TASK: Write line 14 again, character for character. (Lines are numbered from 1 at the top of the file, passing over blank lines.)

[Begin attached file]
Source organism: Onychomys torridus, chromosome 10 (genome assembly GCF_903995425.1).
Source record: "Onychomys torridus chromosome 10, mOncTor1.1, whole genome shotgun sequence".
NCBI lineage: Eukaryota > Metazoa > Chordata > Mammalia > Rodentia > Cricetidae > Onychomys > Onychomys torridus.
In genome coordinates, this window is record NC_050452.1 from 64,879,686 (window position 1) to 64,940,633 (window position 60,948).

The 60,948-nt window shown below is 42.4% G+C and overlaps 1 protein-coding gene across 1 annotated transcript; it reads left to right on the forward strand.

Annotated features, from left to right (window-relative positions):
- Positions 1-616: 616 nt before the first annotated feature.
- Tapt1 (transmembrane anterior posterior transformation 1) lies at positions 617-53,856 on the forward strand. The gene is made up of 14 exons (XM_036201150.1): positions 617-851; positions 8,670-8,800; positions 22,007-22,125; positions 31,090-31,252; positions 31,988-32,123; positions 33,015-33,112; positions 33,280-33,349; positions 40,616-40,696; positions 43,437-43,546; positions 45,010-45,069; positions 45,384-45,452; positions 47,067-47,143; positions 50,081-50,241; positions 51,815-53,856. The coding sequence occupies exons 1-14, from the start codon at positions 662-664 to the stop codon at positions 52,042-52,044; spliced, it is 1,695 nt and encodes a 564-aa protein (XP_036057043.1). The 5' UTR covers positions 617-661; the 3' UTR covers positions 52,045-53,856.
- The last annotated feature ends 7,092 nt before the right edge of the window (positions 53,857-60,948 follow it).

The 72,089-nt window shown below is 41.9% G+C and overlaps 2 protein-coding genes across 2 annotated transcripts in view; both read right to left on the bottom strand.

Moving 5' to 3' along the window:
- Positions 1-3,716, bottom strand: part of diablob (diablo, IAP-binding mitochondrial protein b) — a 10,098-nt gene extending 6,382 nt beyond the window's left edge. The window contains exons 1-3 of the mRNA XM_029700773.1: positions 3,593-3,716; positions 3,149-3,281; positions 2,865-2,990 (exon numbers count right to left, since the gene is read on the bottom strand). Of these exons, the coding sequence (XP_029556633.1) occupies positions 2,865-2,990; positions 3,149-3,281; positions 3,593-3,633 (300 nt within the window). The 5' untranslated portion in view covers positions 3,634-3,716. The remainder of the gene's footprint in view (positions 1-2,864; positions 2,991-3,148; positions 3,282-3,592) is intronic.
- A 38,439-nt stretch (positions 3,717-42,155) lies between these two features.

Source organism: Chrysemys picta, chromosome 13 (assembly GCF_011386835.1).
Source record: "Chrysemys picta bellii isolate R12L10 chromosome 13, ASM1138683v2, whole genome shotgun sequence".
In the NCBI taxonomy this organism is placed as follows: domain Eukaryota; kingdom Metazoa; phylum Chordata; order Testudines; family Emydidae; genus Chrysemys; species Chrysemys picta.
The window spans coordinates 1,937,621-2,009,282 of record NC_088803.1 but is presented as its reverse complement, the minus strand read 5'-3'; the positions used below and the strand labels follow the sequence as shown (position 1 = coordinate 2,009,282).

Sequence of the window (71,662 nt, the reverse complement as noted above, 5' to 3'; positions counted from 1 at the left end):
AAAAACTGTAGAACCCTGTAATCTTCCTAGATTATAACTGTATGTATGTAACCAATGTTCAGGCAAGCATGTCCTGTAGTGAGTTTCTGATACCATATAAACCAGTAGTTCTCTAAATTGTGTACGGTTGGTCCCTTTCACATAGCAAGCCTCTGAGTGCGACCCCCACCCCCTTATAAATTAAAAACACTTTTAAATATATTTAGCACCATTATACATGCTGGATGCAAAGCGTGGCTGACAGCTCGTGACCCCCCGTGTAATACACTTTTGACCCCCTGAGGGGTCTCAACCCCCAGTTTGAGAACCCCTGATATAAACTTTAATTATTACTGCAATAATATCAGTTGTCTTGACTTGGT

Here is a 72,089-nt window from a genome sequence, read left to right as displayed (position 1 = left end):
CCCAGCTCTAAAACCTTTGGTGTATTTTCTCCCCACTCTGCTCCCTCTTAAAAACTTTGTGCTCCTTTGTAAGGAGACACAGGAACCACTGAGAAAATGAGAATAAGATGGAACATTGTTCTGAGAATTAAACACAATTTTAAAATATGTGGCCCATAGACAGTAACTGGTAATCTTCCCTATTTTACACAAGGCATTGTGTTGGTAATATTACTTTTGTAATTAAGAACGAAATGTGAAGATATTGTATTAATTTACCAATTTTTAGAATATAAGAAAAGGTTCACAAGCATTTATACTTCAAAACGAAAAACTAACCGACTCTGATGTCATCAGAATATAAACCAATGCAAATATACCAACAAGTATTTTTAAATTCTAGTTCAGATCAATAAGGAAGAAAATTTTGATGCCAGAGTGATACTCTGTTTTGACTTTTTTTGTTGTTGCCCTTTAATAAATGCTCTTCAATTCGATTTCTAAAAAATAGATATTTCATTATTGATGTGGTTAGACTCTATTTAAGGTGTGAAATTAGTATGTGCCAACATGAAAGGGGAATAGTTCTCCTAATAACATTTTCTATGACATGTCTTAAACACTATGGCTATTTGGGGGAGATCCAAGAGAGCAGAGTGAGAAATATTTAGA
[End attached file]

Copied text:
Source organism: Chrysemys picta, chromosome 13 (assembly GCF_011386835.1).